The Myths of Common Law Marriage
Millions of couples live together without getting married and many believe that after a number of years together they become 'common law' husband and wife and are granted the same rights as married couples. Unfortunately this isn't the case and can lead to a lot of complications and heartache if one of them dies or they decide to separate.
Common law marriage is actually a myth and there is no such thing that carries any legal rights or responsibilities. Often people don't bother to check out the legal issues as it seems unromantic or distrusting but it is important to make sure you and your partner are covered in unpredictable circumstances.
TaxIf you are married then you are given certain tax exemptions but if you are living together as a couple then you are treated as two individual people in the eyes of the taxman. This means that you will be liable for some hefty taxes if you want to sell assets or leave them to each other when one of you dies. Captial Gains tax and inheritance tax are the two that apply and although you won't be able to completely avoid them, seek advice from an accountant about ways to lower your losses.
PensionsPensions haven't exactly been reliable anyway but if you are a cohabiting couple then you are in a vulnerable position. If you have a pension through work or a scheme that pays out to spouses in the event of a death then they rarely recognise live in partners. Also, if you separate you will have no right to a percentage of your partner's pension, however long you have been together.
SeparationIf you are married and get divorced then you have to divide your assets and are likely to be able to claim a proportion of the house and investments, even if they are in your spouse's name. However, if you are cohabiting then these laws don't automatically apply. If the house is in your partner's name, regardless of whatever contributions you may have made, then you will not be given a penny. However unromantic it may seem, it is important to be clear about these issues from the start and draw up a cohabitation agreement stating who gets what so you are both happy and covered.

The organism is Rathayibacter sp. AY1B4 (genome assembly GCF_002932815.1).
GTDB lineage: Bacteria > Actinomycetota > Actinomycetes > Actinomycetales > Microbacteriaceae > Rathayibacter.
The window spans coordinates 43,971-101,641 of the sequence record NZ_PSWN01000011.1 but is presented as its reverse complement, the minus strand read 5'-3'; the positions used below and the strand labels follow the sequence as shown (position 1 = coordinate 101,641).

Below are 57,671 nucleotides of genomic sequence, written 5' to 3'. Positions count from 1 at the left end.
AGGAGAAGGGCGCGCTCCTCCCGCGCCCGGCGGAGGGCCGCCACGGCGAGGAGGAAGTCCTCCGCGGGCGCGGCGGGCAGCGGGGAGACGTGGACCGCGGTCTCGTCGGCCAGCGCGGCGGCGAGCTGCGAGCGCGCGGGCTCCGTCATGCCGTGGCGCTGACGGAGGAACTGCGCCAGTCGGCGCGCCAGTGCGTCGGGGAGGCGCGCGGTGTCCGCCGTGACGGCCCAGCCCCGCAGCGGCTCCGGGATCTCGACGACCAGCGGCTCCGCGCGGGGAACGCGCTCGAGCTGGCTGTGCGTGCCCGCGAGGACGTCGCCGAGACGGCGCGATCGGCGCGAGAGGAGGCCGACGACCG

WillsMany people assume that if you have been 'common law' husband and wife foe many years then the assets will automatically be transferred to you on your partner's death. Remember though, in the eyes of the law there is no such thing as common law marriage and therefore you have no rights to your partner's estate. Unless you draw up a will that clarifies who gets what then any inheritance will be passed on to the next of kin.
Cohabitation agreementTo make sure that your partner does not get left high and dry if you die or that you both are treated fairly in a separation, it is important to draw up a cohabitation agreement. It may feel like you are tempting fate and lacking romance, but there is nothing romantic about the law or being left without and money or a place to live. There are online forms you can download or contact your lawyer for advice.
Even if you live as husband and wife, unless you have that little piece of paper then the law does not recognise your commitment. It is a myth that cohabiting couples have the same rights as married couples and it is essential that you protect yourself and your partner by making plans and legal documents.